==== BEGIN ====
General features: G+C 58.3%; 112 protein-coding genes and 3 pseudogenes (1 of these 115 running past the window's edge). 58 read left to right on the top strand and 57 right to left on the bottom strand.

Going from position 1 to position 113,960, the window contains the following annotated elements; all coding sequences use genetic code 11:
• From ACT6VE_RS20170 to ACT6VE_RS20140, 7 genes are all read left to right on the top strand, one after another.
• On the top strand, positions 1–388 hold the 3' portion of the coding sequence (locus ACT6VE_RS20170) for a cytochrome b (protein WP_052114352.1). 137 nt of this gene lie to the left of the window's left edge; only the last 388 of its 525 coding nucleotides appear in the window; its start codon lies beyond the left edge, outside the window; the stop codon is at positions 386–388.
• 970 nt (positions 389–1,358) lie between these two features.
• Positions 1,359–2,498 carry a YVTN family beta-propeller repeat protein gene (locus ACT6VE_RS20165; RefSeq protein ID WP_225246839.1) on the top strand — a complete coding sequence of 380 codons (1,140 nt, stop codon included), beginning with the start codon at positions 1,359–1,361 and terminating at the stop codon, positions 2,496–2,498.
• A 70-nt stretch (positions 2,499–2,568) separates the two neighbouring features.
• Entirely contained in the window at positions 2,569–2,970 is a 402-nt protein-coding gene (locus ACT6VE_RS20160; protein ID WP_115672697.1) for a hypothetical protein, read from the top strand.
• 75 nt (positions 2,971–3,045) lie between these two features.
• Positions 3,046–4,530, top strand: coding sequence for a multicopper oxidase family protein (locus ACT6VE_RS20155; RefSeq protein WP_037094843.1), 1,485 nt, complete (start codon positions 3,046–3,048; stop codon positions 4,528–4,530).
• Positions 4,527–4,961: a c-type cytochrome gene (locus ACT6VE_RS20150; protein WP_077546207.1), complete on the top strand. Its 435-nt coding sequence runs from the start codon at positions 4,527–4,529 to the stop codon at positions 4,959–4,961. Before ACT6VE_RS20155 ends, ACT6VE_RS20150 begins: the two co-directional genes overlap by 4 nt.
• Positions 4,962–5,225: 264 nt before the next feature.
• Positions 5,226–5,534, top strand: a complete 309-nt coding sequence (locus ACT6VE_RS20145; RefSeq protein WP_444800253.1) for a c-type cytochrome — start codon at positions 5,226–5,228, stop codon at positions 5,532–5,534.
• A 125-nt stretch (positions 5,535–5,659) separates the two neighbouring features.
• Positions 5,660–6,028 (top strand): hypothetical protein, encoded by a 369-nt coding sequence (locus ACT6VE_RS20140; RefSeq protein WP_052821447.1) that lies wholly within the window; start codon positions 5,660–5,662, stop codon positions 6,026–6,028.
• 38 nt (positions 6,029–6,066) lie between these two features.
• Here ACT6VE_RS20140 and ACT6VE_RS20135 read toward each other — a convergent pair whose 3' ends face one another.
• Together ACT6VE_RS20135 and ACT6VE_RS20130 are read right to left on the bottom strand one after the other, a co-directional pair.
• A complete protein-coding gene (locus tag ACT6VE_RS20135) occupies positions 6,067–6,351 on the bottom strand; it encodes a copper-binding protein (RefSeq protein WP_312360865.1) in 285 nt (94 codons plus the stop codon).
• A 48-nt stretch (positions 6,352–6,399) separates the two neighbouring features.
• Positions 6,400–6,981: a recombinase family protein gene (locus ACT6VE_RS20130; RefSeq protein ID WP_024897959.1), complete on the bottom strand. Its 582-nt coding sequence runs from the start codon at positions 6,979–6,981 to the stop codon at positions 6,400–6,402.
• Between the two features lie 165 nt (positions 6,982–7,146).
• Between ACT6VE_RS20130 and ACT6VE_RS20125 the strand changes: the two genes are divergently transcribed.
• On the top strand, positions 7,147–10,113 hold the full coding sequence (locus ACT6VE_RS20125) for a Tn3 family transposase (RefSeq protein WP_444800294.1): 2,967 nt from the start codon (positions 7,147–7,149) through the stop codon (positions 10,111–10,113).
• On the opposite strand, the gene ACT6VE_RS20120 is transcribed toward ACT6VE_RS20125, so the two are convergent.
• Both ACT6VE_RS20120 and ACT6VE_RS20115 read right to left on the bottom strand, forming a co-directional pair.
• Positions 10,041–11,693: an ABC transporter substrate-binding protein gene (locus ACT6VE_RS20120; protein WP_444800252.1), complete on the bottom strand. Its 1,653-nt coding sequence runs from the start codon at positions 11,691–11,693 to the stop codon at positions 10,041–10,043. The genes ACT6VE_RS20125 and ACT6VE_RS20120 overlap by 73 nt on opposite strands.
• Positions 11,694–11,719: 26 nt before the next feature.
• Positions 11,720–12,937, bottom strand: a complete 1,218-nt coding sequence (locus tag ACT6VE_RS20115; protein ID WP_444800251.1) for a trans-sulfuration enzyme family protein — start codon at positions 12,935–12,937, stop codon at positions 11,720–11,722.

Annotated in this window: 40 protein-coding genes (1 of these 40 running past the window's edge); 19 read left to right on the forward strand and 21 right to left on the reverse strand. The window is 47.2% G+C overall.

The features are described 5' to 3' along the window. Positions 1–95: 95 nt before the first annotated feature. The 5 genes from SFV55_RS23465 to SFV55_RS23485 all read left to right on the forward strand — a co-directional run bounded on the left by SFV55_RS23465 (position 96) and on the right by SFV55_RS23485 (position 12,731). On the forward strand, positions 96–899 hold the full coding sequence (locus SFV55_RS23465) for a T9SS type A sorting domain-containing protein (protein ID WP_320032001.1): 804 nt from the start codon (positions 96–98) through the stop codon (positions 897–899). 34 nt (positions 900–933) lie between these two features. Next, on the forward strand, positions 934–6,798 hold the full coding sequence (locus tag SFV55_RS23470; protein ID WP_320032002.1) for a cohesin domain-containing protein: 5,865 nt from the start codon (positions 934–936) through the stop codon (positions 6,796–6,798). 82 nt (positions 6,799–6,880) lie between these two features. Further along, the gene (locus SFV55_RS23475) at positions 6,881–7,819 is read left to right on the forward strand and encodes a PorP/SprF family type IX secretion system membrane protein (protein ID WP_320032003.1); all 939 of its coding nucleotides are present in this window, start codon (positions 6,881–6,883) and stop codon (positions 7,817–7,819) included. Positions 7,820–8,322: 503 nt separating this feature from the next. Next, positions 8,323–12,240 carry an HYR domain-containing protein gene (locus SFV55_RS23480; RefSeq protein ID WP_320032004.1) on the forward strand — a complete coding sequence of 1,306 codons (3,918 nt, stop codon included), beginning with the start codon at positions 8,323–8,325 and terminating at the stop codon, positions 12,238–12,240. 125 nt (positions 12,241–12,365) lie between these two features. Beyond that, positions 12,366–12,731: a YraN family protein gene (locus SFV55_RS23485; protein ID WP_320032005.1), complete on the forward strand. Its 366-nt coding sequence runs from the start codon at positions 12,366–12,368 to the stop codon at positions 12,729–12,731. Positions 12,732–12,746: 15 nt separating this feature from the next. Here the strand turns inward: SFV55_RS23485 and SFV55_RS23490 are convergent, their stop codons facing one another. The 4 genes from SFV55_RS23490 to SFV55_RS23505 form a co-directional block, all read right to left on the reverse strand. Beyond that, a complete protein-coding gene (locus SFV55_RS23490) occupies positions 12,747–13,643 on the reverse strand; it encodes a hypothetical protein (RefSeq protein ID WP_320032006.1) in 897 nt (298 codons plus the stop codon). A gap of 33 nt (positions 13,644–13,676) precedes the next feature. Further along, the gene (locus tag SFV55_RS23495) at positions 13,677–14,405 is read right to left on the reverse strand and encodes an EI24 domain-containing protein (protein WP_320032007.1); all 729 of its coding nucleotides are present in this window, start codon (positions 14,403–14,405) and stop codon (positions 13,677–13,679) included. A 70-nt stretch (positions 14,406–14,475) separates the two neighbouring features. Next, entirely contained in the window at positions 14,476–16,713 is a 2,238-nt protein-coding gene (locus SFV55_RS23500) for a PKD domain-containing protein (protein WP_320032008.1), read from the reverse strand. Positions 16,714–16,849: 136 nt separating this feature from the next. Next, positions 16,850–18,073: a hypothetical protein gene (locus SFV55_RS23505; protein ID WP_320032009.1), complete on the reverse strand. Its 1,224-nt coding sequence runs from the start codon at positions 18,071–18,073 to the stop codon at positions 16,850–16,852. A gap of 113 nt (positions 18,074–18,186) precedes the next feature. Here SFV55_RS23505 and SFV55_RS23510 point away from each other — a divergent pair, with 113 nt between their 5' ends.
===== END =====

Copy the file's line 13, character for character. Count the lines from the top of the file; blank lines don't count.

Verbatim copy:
• Positions 5,226–5,534, top strand: a complete 309-nt coding sequence (locus ACT6VE_RS20145; RefSeq protein WP_444800253.1) for a c-type cytochrome — start codon at positions 5,226–5,228, stop codon at positions 5,532–5,534.